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Agile Thinking

You Don’t Have to Be an Island as a Remote Employee

Depending on the mindset and the context, remote working can be a dream arrangement: Work in silence from the comfort of your favorite chair. Alternatively, remote working can also become isolating and demoralizing: You feel like you never have genuine human contact. In an article for Scrum Alliance, Michael Huber discusses practices to help maintain a healthy career and team outlook as a remote employee: Find or build a community. Take breaks from electronic devices. …

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Changes to the Scrum Guide You Should Know

As business evolves, methodologies evolve with it. The Scrum Guide is akin to a business Bible in many agile circles, but unlike the Bible, the Scrum Guide gets occasional updates. In a Q&A at InfoQ, Ben Linders interviews scrum co-creators Ken Schwaber and Jeff Sutherland about the changes to the newest version of the Scrum Guide. Beyond Revelation Here are the biggest updates to the Scrum Guide, straight from Schwaber: There are five main changes …

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A Handy Trick to Increase Agile Comprehension

Although the Agile Manifesto and its principles are the foundation for everything else in the agile world, it might be hard to get the average employee stuck in a training seminar to care about them. That means trainers and coaches need to step up their efforts to make it engaging. In an article for Agile Alliance, Kimberly Poremski discusses the use of “pocket-sized principles” to more effectively convey the meaning and value of Agile Manifesto …

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The Biggest Changes in Agile over the Past Decade

Agile was a thing 10 years ago, but it was nothing compared to what it has become now. When you stop and contemplate the differences, you might develop a deeper appreciation of how far it has come. In an article for Application Development Trends, Mark J. Balbes touches upon some of the biggest changes in agile that he has seen over the last decade. Evolution of the Craft Whereas most organizational discussions used to be …

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The Hidden Complexity in Software Projects

Software developer Kannan Chandrasegaran asks us to think of software applications as onions: There are always multiple layers to their complexity. Lack of appreciation for these layers can be one way that project requirements balloon way beyond expectations. In a post for The Startup, Chandrasegaran explore this phenomenon in depth and at length. Complex by Design He begins with an example for a hypothetical app that helps people buy and sell books. At the very …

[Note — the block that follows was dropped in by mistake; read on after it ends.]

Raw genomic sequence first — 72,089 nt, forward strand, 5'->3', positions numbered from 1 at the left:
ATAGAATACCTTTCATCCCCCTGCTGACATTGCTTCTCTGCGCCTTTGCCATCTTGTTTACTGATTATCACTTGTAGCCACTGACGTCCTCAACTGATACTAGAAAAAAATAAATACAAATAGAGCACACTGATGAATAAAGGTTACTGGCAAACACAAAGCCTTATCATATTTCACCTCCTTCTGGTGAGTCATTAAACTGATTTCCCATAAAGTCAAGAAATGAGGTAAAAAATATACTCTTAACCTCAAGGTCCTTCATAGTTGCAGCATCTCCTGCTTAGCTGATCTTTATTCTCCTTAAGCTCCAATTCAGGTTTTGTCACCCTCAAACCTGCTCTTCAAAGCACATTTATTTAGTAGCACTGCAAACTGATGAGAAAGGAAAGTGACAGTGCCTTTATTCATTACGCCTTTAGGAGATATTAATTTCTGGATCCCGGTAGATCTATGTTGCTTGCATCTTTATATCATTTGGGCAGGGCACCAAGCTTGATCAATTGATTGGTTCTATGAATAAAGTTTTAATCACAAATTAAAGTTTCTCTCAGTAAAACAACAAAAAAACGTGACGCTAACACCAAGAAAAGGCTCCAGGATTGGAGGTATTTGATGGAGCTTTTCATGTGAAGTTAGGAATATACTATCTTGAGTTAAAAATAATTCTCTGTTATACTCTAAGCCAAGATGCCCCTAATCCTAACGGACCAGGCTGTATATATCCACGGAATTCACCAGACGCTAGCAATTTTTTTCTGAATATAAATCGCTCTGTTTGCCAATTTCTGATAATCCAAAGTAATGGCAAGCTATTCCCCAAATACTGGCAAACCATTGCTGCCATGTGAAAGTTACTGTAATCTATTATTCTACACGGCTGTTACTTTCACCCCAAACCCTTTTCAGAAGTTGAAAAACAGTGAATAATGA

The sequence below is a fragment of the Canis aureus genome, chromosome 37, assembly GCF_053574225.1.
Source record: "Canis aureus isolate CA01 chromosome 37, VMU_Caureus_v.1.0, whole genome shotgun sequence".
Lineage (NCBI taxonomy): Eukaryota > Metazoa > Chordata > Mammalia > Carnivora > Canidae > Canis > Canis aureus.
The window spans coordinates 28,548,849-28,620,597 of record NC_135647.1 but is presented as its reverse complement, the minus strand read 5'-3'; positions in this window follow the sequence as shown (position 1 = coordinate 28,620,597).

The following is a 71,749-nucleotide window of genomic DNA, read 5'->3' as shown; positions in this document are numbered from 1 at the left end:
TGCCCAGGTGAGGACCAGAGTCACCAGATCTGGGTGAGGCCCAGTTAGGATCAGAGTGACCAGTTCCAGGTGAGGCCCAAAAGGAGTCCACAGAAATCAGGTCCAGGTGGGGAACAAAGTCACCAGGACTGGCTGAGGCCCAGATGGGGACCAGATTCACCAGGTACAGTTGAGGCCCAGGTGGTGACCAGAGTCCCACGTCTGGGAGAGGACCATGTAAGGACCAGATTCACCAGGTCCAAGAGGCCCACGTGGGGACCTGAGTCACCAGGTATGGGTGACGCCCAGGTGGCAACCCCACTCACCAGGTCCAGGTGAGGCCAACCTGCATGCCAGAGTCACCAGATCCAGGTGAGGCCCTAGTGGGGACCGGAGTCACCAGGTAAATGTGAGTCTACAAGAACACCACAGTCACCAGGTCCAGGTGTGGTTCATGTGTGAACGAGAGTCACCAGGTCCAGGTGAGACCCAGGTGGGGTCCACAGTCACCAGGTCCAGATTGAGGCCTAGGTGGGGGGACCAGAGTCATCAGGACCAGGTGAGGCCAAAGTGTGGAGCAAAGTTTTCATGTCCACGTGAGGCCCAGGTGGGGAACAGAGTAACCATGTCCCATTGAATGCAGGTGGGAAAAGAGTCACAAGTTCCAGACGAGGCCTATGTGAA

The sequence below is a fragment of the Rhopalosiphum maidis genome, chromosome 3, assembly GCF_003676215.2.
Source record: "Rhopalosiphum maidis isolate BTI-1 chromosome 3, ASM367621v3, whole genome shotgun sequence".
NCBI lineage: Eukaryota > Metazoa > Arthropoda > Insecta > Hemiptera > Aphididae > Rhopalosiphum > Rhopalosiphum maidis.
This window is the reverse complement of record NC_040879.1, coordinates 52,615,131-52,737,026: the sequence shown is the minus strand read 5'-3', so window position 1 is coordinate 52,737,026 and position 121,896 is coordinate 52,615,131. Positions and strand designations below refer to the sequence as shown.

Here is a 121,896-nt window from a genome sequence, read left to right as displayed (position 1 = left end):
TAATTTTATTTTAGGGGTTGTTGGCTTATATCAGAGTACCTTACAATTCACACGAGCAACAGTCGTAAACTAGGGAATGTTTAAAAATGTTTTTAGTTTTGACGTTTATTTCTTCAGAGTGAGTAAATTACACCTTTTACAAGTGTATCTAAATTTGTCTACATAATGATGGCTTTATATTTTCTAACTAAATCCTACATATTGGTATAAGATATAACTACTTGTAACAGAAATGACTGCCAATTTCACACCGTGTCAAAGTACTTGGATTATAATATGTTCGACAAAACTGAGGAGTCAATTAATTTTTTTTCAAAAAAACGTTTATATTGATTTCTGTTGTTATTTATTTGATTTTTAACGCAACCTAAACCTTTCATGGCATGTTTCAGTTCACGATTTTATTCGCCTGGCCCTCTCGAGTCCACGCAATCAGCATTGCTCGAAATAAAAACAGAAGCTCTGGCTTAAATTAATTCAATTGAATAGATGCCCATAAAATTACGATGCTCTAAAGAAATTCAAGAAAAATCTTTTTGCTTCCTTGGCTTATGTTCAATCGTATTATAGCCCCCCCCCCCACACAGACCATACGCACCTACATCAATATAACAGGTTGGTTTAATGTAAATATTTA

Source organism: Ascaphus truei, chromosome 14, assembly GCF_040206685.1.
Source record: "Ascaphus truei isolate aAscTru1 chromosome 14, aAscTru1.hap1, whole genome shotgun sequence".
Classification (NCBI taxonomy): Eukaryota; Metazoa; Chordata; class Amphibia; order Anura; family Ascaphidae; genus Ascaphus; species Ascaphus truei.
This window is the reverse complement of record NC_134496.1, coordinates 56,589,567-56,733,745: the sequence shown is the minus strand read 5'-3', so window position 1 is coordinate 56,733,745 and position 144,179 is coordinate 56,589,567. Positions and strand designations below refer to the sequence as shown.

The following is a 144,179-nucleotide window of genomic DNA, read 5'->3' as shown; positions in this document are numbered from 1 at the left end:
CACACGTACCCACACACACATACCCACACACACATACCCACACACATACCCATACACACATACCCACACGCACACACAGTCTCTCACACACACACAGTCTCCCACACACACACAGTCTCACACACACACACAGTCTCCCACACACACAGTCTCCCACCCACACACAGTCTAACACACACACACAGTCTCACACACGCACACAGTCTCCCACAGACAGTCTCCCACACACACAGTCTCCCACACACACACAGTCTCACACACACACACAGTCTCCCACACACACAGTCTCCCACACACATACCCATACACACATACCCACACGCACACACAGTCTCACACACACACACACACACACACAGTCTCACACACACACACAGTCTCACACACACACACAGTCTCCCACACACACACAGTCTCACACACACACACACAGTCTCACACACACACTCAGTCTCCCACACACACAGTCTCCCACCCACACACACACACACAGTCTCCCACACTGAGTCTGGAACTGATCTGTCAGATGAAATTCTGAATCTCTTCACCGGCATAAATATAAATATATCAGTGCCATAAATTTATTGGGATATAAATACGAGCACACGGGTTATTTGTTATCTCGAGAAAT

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Agile Coaching: It’s Not All about What’s Wrong

Good agile coaches guide teams toward agile success without too much handholding. But in truth, most of that guidance—with or without handholding—is directed toward getting people to stop doing all the “wrong” things. In an article for Scrum Alliance, Arthur Moore makes the important point that focusing on the right things can be equally valuable for setting up an agile team for success. Right Is Right By instilling scrum or any other form of agile …

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How to Unlearn Your Learned Helplessness at Work

Not every office is incompetent like the one from the show The Office—but on that same note, some offices really are that incompetent. It reaches a point where people stop being able to identify or reverse what is not working. In a post at her blog, Natalie Warnert addresses the problem of “learned helplessness” in business and what you can do about it. Chained Competence Warnert says you and others may be subscribing to learned …

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Is Agile the Answer to the Government’s IT Skills Deficit?

Skilled, ambitious IT workers aspire to work in a dynamic, challenging setting like Google. They seldom rub their hands together at the prospect of working for the government. As a result, government IT skills can be lackluster at times. In a quick article for FCW, Steve Kelman muses over whether agile might be able to shake up the status quo and empower government IT to take greater control of its operations. More Understanding with Less …

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‘Fail Fast’ in Software Is a Myth

Remember those five seconds when people were writing articles about how we should “celebrate failure?” Those times have passed, but the concept of “failing fast” persists because businesses are insatiably hungry to innovate. However, even with failing fast, there are right and wrong ways to allow it, and the wrong way can kill a company. In an article for Co.Design, Aarron Walter discusses the real risks of failure. Speed with Direction Walter begins by highlighting …

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Clear Up These Three Expectations of Agile Transition

Since “agile” implies speed right in the name, you could not judge someone too harshly for expecting agile transition to be quick and easy. But this and other reasons make it all the more important to manage expectations during the change. In a post at the Clever PM, Cliff Gilley pinpoints three particular misconceptions that you can clear up before they become a problem: Agile transitions go quickly. Agile means we get more, faster. Agile …

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